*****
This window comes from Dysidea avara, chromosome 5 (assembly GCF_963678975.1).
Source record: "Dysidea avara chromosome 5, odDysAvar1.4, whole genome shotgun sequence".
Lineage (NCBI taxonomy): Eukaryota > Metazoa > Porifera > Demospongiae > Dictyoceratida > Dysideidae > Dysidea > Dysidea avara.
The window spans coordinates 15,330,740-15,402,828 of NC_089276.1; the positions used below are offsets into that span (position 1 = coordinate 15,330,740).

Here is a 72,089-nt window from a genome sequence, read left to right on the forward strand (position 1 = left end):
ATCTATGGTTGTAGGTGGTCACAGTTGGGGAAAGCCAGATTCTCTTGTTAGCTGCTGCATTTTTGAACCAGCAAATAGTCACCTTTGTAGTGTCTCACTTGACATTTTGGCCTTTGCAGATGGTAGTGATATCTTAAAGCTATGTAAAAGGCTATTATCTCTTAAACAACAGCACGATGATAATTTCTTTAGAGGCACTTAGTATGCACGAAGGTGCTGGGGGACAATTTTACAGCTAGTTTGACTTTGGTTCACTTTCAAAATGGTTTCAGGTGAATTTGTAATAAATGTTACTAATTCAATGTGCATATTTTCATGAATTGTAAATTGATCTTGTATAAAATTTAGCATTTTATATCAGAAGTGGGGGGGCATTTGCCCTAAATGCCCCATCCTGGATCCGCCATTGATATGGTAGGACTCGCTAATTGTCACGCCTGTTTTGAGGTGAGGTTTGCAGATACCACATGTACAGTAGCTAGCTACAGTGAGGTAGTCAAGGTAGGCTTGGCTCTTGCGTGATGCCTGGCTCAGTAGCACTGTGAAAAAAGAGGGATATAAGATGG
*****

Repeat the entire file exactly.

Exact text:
This window comes from Dysidea avara, chromosome 5 (assembly GCF_963678975.1).
Source record: "Dysidea avara chromosome 5, odDysAvar1.4, whole genome shotgun sequence".
Lineage (NCBI taxonomy): Eukaryota > Metazoa > Porifera > Demospongiae > Dictyoceratida > Dysideidae > Dysidea > Dysidea avara.
The window spans coordinates 15,330,740-15,402,828 of NC_089276.1; the positions used below are offsets into that span (position 1 = coordinate 15,330,740).

Here is a 72,089-nt window from a genome sequence, read left to right on the forward strand (position 1 = left end):
ATCTATGGTTGTAGGTGGTCACAGTTGGGGAAAGCCAGATTCTCTTGTTAGCTGCTGCATTTTTGAACCAGCAAATAGTCACCTTTGTAGTGTCTCACTTGACATTTTGGCCTTTGCAGATGGTAGTGATATCTTAAAGCTATGTAAAAGGCTATTATCTCTTAAACAACAGCACGATGATAATTTCTTTAGAGGCACTTAGTATGCACGAAGGTGCTGGGGGACAATTTTACAGCTAGTTTGACTTTGGTTCACTTTCAAAATGGTTTCAGGTGAATTTGTAATAAATGTTACTAATTCAATGTGCATATTTTCATGAATTGTAAATTGATCTTGTATAAAATTTAGCATTTTATATCAGAAGTGGGGGGGCATTTGCCCTAAATGCCCCATCCTGGATCCGCCATTGATATGGTAGGACTCGCTAATTGTCACGCCTGTTTTGAGGTGAGGTTTGCAGATACCACATGTACAGTAGCTAGCTACAGTGAGGTAGTCAAGGTAGGCTTGGCTCTTGCGTGATGCCTGGCTCAGTAGCACTGTGAAAAAAGAGGGATATAAGATGG